mark hertsgaard

Independent Journalist & Author

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The Silent Environmentalist

Mark Hertsgaard chats with John Francis, a “planetwalker” who
lived car-free and silent for 17 years.

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Background

How long could you survive without your car? For the many Americans
who think nothing of driving 10 blocks to buy a gallon of milk, the
answer is obvious. But before any of you dedicated pedestrians and
die-hard cyclists start feeling smug, try this question: How long
could you survive without talking?

Chances are, nowhere near as long as John Francis did.

After a massive oil spill polluted San Francisco Bay in 1971, Francis gave up
all motorized transportation. For 22 years, he walked everywhere he went
— including treks across the entire United States and much of South
America — hoping to inspire others to drop out of the petroleum
economy.

Soon after he stopped riding in cars, Francis, the son of
working-class, African-American parents in Philadelphia, also stopped
speaking.

For 17 years, he communicated only through improvised sign
language, notes, and his ever-present banjo. The environmental pilgrim
says he took his vow of silence as a gift to his community “because,
man, I just argued all the time.” But it may have been Francis who
benefited most of all.

For the first time, he found he was able to
truly listen to other people and the larger world around him,
transforming his approach to both personal communication and
environmental activism.

Francis started speaking again on Earth Day 1990. The very next day,
he was struck by a car. He refused to ride in the ambulance, insisting
on walking to the hospital instead. With a Ph.D. in land resources
(earned during his silence), he was later recruited by the U.S. Coast
Guard to write oil-spill regulations and by the United Nations
Environment Program to serve as a goodwill ambassador.

Francis, the author of Planetwalker: How to Change Your World One
Step at a Time
, is now preparing for a second environmental walk
across America. He spoke with writer Mark Hertsgaard about how social
change happens, the decency he encountered among red-state Americans,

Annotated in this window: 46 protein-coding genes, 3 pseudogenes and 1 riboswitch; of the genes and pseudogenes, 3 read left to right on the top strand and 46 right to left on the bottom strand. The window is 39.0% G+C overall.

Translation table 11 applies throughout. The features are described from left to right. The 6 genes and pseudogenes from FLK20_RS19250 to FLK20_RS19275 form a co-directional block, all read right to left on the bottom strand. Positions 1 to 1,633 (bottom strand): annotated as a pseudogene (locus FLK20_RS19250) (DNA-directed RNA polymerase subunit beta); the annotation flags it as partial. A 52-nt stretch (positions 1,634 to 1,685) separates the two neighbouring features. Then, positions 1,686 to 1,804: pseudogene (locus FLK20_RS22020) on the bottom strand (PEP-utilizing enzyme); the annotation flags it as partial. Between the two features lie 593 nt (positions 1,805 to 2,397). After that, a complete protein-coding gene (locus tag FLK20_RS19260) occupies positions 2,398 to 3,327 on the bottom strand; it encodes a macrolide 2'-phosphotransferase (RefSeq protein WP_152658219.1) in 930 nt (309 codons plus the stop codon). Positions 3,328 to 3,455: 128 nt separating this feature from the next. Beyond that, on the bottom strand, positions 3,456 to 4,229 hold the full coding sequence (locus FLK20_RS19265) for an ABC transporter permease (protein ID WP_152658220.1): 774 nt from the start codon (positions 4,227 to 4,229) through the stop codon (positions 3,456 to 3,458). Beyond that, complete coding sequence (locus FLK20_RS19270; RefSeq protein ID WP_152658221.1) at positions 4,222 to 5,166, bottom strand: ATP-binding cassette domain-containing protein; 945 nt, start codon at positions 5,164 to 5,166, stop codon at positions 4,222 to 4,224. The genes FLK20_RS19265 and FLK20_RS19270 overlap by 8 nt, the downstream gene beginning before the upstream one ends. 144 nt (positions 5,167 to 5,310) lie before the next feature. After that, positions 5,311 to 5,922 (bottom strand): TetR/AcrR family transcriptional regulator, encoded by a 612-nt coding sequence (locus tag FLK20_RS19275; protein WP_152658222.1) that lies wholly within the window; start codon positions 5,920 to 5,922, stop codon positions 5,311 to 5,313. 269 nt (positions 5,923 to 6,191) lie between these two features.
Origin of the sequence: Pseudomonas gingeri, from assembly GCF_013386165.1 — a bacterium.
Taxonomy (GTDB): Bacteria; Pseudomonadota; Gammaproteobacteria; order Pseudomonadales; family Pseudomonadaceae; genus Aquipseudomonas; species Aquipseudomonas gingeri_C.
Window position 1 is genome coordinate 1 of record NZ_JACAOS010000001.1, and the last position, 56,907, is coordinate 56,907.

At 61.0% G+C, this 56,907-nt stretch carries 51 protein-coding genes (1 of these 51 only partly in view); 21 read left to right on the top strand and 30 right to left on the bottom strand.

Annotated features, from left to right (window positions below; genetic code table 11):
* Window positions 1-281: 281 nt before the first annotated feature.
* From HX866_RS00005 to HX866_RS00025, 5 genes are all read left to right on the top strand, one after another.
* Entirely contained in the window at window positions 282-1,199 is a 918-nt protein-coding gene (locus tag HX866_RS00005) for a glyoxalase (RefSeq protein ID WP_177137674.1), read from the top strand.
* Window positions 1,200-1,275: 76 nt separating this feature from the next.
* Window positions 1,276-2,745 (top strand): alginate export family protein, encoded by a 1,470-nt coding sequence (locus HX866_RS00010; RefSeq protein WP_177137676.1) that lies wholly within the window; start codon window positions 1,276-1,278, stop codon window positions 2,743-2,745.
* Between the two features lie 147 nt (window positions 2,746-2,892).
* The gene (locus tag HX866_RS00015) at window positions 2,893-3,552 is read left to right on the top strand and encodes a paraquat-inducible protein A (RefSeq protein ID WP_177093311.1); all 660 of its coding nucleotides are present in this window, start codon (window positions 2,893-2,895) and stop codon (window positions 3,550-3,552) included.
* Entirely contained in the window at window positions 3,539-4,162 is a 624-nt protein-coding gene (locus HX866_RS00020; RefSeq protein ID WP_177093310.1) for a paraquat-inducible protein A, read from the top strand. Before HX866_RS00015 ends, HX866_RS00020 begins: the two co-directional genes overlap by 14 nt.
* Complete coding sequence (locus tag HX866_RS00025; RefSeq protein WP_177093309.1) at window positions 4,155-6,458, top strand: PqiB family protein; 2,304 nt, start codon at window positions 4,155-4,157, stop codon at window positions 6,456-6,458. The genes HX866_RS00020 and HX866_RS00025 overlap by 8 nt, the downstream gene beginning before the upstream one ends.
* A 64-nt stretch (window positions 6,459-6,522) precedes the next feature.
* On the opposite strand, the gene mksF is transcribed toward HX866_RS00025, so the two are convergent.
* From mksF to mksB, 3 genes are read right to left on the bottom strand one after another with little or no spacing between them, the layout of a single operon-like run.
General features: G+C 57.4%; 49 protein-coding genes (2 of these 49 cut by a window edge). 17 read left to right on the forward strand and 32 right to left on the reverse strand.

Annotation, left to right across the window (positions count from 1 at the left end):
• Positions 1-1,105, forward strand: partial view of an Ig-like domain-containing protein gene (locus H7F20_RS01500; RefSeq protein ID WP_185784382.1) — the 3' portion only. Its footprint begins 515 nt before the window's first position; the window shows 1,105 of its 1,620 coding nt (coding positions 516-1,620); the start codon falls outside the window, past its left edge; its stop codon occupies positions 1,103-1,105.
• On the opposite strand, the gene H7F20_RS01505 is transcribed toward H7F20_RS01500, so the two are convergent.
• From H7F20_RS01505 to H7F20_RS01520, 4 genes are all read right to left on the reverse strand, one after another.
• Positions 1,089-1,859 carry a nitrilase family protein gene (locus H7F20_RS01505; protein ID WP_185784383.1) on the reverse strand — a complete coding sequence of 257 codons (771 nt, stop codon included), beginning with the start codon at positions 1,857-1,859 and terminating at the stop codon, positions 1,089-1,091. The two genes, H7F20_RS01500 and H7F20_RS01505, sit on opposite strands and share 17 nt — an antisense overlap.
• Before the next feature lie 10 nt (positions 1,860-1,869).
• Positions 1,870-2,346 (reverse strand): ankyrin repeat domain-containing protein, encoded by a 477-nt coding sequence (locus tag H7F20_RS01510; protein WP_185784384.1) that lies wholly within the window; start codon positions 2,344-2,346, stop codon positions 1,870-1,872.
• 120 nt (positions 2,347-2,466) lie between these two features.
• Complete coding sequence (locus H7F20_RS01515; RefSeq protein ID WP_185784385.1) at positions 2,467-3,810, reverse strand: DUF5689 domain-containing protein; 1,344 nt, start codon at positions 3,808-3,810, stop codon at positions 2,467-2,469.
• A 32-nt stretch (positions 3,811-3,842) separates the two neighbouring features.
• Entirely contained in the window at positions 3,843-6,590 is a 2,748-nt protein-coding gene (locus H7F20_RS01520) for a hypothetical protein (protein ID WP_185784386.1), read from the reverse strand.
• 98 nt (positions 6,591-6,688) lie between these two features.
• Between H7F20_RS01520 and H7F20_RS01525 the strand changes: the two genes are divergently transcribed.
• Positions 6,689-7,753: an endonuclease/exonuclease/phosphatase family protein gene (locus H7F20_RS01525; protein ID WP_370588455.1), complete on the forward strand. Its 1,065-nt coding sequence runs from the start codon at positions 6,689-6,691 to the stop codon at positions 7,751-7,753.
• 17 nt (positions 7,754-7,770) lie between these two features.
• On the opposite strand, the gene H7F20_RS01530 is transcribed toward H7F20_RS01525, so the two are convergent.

and the importance of bridging the chasm between white and black
environmentalists.
  — Grist Magazine


(Hertsgaard) Why did you stop riding in motorized vehicles?

(Francis) This was the first time I had ever been exposed to an environmental
insult of such magnitude — 400,000 gallons of oil spilling into San
Francisco Bay. And I couldn’t get away from it. You could close your
eyes, you could turn around, but you just couldn’t get away from the
impact of it. The smell was overpowering. I decided I wanted to do
something, but I didn’t know exactly what. I mentioned to a friend
that I wanted to stop riding in cars, and she laughed at me and I
laughed at myself and that was the end of it.

It wasn’t until a neighbor died the next year that I … He had a good
job as a deputy sheriff, he had a wonderful wife, lovely kids, he just
had everything. And from one day to the next, he was gone. So I
realized there weren’t any promises. If I was going to do anything, I
had better do it now. Because now is the only time we have to do what
we need to do.

But one could have that feeling and say, “OK, I’m going to join the
Sierra Club. I’m going to write my senator. I’m going to carry a
picket sign outside the oil companies.” Not many people would say,
“I’m going to stop riding in motorized vehicles.” Did it strike you as
extreme?

It did. But it struck me as the most appropriate thing I could do. I
could join the Sierra Club, I could carry picket signs, and people
have been doing those things. But in my life, what could I do? And
that was: not ride in cars. And I thought everyone would follow.
(Laughter.)

You write about this in your book, that you had an inflated sense of
yourself at that time. Not long after, you took a very radical step to
confront that.

As I walked along the road, people would stop and talk about what I
was doing and I would argue with them. And I realized that, you know,
maybe I didn’t want to do that. So, on my [27th] birthday, I decided I
was going to give my community some silence because, man, I just